• I also enjoyed a visit to the beautiful Potomac High School baseball field for a game between Forest Park High and Potomac. It was a great game, and Mrs. Covington served up some tasty food. Thanks for the invitation.
    • And speaking of food, new this year to the annual Virginia Breakfast Challenge is the Gold Category, and PWCS is the only school division in the state that attained it this year. The program recognizes schools and school divisions for increased participation in their breakfast programs. Schools were invited to demonstrate how they go above and beyond to serve breakfast to students. Schools earned points on their Gold Category Scorecard by demonstrating improved meal quality, hosting breakfast events, and/or implementing new and interesting strategies to take their school breakfast to the next level. Congratulations to Adam Russo and all of our food services employees for working so hard to ensure our students are served a high-quality breakfast.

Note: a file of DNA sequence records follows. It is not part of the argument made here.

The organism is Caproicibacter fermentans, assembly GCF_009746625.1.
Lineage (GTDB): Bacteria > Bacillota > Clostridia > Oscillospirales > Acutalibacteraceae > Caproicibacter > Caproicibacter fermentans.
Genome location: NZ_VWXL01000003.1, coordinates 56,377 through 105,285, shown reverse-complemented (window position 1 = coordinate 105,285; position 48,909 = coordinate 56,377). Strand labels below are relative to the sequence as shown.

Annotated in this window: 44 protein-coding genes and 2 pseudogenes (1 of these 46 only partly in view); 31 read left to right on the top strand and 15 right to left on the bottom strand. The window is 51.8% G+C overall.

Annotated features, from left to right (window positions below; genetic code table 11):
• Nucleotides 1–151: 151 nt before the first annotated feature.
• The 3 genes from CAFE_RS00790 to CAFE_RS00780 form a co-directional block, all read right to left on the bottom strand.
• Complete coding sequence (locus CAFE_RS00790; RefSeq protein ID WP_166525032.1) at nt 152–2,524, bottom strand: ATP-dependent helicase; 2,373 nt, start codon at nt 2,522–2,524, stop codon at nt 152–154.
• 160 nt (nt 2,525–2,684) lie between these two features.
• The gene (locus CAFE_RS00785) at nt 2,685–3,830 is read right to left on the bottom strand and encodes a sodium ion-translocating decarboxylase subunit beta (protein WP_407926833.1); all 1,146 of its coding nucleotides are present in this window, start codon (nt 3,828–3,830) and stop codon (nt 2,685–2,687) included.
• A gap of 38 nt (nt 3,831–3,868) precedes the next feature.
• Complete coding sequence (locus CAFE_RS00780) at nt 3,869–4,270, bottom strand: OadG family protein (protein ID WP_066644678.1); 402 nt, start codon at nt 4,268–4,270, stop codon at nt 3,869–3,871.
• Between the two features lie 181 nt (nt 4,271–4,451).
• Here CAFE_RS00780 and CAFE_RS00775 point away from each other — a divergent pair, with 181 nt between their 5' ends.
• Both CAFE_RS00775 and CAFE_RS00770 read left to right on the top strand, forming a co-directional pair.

• I spent most of the day last Friday with the Woodbridge High School Vikings. I shared my experiences with leadership with three different leadership classes, met with several individual students who had reached out to me on Twitter, and met the Viking Kernels, who make and serve popcorn on Fridays. Thank you to Mrs. Jessie for joining me.
      • That evening, I returned to experience "Seussical the Musical." The audience was provided with a night of fun and fantasy that only a writer like Dr. Seuss could inspire. I was very impressed with the costumes, make-up, cast, music, and all of the behind-the-scenes important details. Great job.
    • Monday, our own student School Board member, Sasan Faraj, gave a very impressive presentation out of Patriot High School along with members of his class. I listened to the compelling research project of Sasan Faraj, entitled "Majority-Minority: What's the difference?" Given the great diversity of our county of Prince William it was very timely and informative. Thank you for that.
    • I want to conclude this evening with a video that features the hospitality and fantastic students and staff at Woodbridge High School. Roll video (which can be seen by viewing the video of the May 1 School Board Meeting)!